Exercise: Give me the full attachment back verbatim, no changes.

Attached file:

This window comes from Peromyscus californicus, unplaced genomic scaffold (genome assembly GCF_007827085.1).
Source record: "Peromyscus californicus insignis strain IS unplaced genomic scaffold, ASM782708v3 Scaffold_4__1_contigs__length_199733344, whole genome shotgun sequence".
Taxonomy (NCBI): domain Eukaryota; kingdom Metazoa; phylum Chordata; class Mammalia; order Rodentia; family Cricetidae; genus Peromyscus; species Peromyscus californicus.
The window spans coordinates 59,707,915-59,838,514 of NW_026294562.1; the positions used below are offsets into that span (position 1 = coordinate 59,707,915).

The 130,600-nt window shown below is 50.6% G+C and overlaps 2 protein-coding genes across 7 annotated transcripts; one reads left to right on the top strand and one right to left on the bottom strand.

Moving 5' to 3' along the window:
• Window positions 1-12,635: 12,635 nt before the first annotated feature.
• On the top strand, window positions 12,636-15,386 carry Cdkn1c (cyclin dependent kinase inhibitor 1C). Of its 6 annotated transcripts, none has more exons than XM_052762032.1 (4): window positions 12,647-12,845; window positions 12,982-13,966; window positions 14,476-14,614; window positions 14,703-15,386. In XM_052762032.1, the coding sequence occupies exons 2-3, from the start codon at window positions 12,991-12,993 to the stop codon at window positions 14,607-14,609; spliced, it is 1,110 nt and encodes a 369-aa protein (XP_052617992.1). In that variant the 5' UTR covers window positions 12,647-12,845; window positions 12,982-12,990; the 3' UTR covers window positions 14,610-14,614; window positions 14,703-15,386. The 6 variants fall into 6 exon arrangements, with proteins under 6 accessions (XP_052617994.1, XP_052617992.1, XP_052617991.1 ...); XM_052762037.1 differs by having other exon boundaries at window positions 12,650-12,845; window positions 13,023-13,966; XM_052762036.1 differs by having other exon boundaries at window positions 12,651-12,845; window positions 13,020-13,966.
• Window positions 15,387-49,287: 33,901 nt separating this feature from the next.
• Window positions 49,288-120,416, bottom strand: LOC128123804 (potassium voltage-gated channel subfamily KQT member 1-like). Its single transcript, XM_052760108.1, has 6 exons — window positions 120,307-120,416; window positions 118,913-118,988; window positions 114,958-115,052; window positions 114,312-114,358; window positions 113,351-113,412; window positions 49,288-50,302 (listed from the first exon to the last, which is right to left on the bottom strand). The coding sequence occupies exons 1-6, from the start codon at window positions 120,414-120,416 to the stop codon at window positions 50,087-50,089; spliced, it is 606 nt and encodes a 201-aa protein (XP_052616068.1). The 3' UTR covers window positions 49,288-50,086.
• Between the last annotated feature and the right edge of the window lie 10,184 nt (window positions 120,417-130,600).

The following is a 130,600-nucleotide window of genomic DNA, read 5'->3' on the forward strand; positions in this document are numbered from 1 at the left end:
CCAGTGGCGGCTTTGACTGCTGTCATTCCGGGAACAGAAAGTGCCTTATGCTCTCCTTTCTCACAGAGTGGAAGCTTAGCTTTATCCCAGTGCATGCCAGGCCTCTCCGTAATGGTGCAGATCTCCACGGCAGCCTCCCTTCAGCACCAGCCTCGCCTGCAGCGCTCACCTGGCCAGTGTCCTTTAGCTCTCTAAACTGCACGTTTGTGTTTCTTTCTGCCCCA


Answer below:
This window comes from Peromyscus californicus, unplaced genomic scaffold (genome assembly GCF_007827085.1).
Source record: "Peromyscus californicus insignis strain IS unplaced genomic scaffold, ASM782708v3 Scaffold_4__1_contigs__length_199733344, whole genome shotgun sequence".
Taxonomy (NCBI): domain Eukaryota; kingdom Metazoa; phylum Chordata; class Mammalia; order Rodentia; family Cricetidae; genus Peromyscus; species Peromyscus californicus.
The window spans coordinates 59,707,915-59,838,514 of NW_026294562.1; the positions used below are offsets into that span (position 1 = coordinate 59,707,915).

The 130,600-nt window shown below is 50.6% G+C and overlaps 2 protein-coding genes across 7 annotated transcripts; one reads left to right on the top strand and one right to left on the bottom strand.

Moving 5' to 3' along the window:
• Window positions 1-12,635: 12,635 nt before the first annotated feature.
• On the top strand, window positions 12,636-15,386 carry Cdkn1c (cyclin dependent kinase inhibitor 1C). Of its 6 annotated transcripts, none has more exons than XM_052762032.1 (4): window positions 12,647-12,845; window positions 12,982-13,966; window positions 14,476-14,614; window positions 14,703-15,386. In XM_052762032.1, the coding sequence occupies exons 2-3, from the start codon at window positions 12,991-12,993 to the stop codon at window positions 14,607-14,609; spliced, it is 1,110 nt and encodes a 369-aa protein (XP_052617992.1). In that variant the 5' UTR covers window positions 12,647-12,845; window positions 12,982-12,990; the 3' UTR covers window positions 14,610-14,614; window positions 14,703-15,386. The 6 variants fall into 6 exon arrangements, with proteins under 6 accessions (XP_052617994.1, XP_052617992.1, XP_052617991.1 ...); XM_052762037.1 differs by having other exon boundaries at window positions 12,650-12,845; window positions 13,023-13,966; XM_052762036.1 differs by having other exon boundaries at window positions 12,651-12,845; window positions 13,020-13,966.
• Window positions 15,387-49,287: 33,901 nt separating this feature from the next.
• Window positions 49,288-120,416, bottom strand: LOC128123804 (potassium voltage-gated channel subfamily KQT member 1-like). Its single transcript, XM_052760108.1, has 6 exons — window positions 120,307-120,416; window positions 118,913-118,988; window positions 114,958-115,052; window positions 114,312-114,358; window positions 113,351-113,412; window positions 49,288-50,302 (listed from the first exon to the last, which is right to left on the bottom strand). The coding sequence occupies exons 1-6, from the start codon at window positions 120,414-120,416 to the stop codon at window positions 50,087-50,089; spliced, it is 606 nt and encodes a 201-aa protein (XP_052616068.1). The 3' UTR covers window positions 49,288-50,086.
• Between the last annotated feature and the right edge of the window lie 10,184 nt (window positions 120,417-130,600).

The following is a 130,600-nucleotide window of genomic DNA, read 5'->3' on the forward strand; positions in this document are numbered from 1 at the left end:
CCAGTGGCGGCTTTGACTGCTGTCATTCCGGGAACAGAAAGTGCCTTATGCTCTCCTTTCTCACAGAGTGGAAGCTTAGCTTTATCCCAGTGCATGCCAGGCCTCTCCGTAATGGTGCAGATCTCCACGGCAGCCTCCCTTCAGCACCAGCCTCGCCTGCAGCGCTCACCTGGCCAGTGTCCTTTAGCTCTCTAAACTGCACGTTTGTGTTTCTTTCTGCCCCA